I decided to take part in the SOPA and PIPA blackout today. I am against these bills because it will limit access to information on the internet. Unfortunately, our Democratic Senator Sherrod Brown is a co-sponser of the bill. Please learn more about the dangers of this bill and contact Sherrod Brown at 202-224-2315, and Senator Rob Portman at 202-224-3353. You can find your local representative by putting in your zip code in the upper right hand corner of this page (the form in the center of the page doesn’t seem to be working right now).
Why is the blackout happening?
Wikipedians have chosen to black out the English Wikipedia for the first time ever, because we are concerned that SOPA and PIPA will severely inhibit people’s access to online information. This is not a problem that will solely affect people in the United States: it will affect everyone around the world.
Why? SOPA and PIPA are badly drafted legislation that won’t be effective at their stated goal (to stop copyright infringement), and will cause serious damage to the free and open Internet. They put the burden on website owners to police user-contributed material and call for the unnecessary blocking of entire sites. Small sites won’t have sufficient resources to defend themselves. Big media companies may seek to cut off funding sources for their foreign competitors, even if copyright isn’t being infringed. Foreign sites will be blacklisted, which means they won’t show up in major search engines. And, SOPA and PIPA build a framework for future restrictions and suppression.
More about SOPA and PIPA
Members of Congress are trying to do the right thing by going after pirates and counterfeiters but SOPA and PIPA are the wrong way to do it.
1. SOPA and PIPA would censor the Web
The U.S. government could order the blocking of sites using methods similar to those employed by China. Among other things, search engines could be forced to delete entire websites from their search results. That’s why 41 human rights organizations and 110 prominent law professors have expressed grave concerns about the bills.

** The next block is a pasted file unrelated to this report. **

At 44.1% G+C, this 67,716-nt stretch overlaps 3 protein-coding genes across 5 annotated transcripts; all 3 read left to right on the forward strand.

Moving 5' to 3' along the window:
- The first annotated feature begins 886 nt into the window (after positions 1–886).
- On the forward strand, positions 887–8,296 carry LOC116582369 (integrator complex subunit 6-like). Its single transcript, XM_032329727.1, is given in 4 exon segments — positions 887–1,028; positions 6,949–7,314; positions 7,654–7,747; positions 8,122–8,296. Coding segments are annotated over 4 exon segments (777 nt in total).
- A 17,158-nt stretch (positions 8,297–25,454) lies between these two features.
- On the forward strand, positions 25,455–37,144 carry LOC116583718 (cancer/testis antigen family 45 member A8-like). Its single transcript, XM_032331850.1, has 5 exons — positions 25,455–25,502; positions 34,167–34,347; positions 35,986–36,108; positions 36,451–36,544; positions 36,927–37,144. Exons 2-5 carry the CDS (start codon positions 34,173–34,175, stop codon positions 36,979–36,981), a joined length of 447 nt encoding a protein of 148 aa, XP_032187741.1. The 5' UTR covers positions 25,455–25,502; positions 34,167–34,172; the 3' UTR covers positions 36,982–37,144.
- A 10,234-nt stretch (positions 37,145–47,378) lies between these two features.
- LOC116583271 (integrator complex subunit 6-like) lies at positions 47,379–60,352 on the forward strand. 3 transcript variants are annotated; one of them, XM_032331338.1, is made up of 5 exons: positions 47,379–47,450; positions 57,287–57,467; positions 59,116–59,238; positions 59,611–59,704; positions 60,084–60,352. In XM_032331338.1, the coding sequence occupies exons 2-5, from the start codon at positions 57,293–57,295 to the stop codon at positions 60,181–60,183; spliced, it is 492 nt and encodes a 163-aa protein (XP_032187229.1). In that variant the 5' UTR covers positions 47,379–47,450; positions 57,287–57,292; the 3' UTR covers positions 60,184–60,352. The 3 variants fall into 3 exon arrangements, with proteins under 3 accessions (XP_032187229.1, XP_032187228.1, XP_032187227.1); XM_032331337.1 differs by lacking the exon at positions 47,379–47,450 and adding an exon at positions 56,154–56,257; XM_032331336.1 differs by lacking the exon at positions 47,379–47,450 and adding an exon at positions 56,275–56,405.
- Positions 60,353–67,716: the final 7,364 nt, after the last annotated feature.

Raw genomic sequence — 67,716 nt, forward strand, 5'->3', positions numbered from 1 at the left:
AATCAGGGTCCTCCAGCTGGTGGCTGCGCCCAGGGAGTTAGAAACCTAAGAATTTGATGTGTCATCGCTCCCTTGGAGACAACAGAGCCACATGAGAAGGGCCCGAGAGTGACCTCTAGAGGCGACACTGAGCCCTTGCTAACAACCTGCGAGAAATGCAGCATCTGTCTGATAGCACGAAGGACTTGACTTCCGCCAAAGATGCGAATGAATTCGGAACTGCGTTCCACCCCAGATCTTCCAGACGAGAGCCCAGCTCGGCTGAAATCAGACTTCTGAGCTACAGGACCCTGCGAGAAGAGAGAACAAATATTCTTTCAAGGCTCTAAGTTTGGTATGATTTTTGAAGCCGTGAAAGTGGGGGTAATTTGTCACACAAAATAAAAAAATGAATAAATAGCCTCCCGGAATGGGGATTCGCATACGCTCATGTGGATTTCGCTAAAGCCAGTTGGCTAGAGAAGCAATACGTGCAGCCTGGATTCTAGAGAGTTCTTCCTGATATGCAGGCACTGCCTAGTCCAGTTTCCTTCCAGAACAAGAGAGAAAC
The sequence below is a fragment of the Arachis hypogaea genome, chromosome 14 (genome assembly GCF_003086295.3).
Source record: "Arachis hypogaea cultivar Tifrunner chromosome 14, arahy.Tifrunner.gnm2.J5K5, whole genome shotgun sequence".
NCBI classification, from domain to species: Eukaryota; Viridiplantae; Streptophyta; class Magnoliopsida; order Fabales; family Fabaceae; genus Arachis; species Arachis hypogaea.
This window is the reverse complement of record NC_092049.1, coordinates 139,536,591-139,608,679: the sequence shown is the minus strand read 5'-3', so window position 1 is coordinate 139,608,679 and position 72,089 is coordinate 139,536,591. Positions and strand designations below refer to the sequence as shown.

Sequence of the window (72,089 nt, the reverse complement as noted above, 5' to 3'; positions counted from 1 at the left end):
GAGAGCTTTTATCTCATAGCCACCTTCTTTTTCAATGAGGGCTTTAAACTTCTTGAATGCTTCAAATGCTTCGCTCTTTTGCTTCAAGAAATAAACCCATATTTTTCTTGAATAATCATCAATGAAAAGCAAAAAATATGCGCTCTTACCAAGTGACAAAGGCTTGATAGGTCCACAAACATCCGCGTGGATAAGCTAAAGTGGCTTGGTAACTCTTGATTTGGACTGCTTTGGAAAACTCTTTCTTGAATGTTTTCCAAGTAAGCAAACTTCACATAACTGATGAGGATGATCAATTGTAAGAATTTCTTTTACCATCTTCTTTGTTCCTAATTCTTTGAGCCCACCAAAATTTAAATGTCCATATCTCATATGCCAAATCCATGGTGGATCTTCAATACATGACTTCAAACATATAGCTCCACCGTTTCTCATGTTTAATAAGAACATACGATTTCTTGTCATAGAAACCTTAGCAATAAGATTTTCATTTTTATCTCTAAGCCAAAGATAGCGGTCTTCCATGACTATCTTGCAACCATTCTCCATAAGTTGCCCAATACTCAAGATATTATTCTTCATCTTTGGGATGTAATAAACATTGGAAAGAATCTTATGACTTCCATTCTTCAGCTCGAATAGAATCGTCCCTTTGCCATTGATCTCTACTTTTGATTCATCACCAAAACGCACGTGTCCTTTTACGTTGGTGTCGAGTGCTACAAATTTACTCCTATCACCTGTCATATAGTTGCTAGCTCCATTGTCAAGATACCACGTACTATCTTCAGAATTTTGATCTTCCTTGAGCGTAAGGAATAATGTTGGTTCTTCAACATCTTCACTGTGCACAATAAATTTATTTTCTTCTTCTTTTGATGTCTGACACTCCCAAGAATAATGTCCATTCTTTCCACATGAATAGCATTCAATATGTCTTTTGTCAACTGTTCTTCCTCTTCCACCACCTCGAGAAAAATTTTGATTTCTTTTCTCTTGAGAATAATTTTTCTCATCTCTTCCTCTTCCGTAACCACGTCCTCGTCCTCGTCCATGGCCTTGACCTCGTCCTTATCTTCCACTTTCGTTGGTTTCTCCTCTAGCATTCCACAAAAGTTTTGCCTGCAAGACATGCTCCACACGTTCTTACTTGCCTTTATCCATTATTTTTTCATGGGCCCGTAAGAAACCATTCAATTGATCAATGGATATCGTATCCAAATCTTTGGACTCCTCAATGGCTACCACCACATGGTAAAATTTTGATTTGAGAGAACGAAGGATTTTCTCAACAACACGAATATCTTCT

2. SOPA and PIPA would be job-killers because they would create a new era of uncertainty for American business
Law-abiding U.S. internet companies would have to monitor everything users link to or upload or face the risk of time-consuming litigation. That’s why AOL, EBay, Facebook, Google, LinkedIn, Mozilla, Twitter, Yahoo and Zynga wrote a letter to Congress saying these bills “pose a serious risk to our industry’s continued track record of innovation and job-creation.” It’s also why 55 of America’s most successful venture capitalists expressed concern that PIPA “would stifle investment in Internet services, throttle innovation, and hurt American competitiveness”. More than 204 entrepreneurs told Congress that PIPA and SOPA would “hurt economic growth and chill innovation”.
3. SOPA and PIPA wouldn’t stop piracy
To make matters worse, SOPA and PIPA won’t even work. The censorship regulations written into these bills won’t shut down pirate sites. These sites will just change their addresses and continue their criminal activities, while law-abiding companies will suffer high penalties for breaches they can’t possibly control.
There are effective ways to combat foreign “rogue” websites dedicated to copyright infringement and trademark counterfeiting, while preserving the innovation and dynamism that have made the Internet such an important driver of American economic growth and job creation. Congress should consider alternatives like the OPEN Act, which takes targeted and focused steps to cut off the money supply from foreign pirate sites without making US companies censor the Web.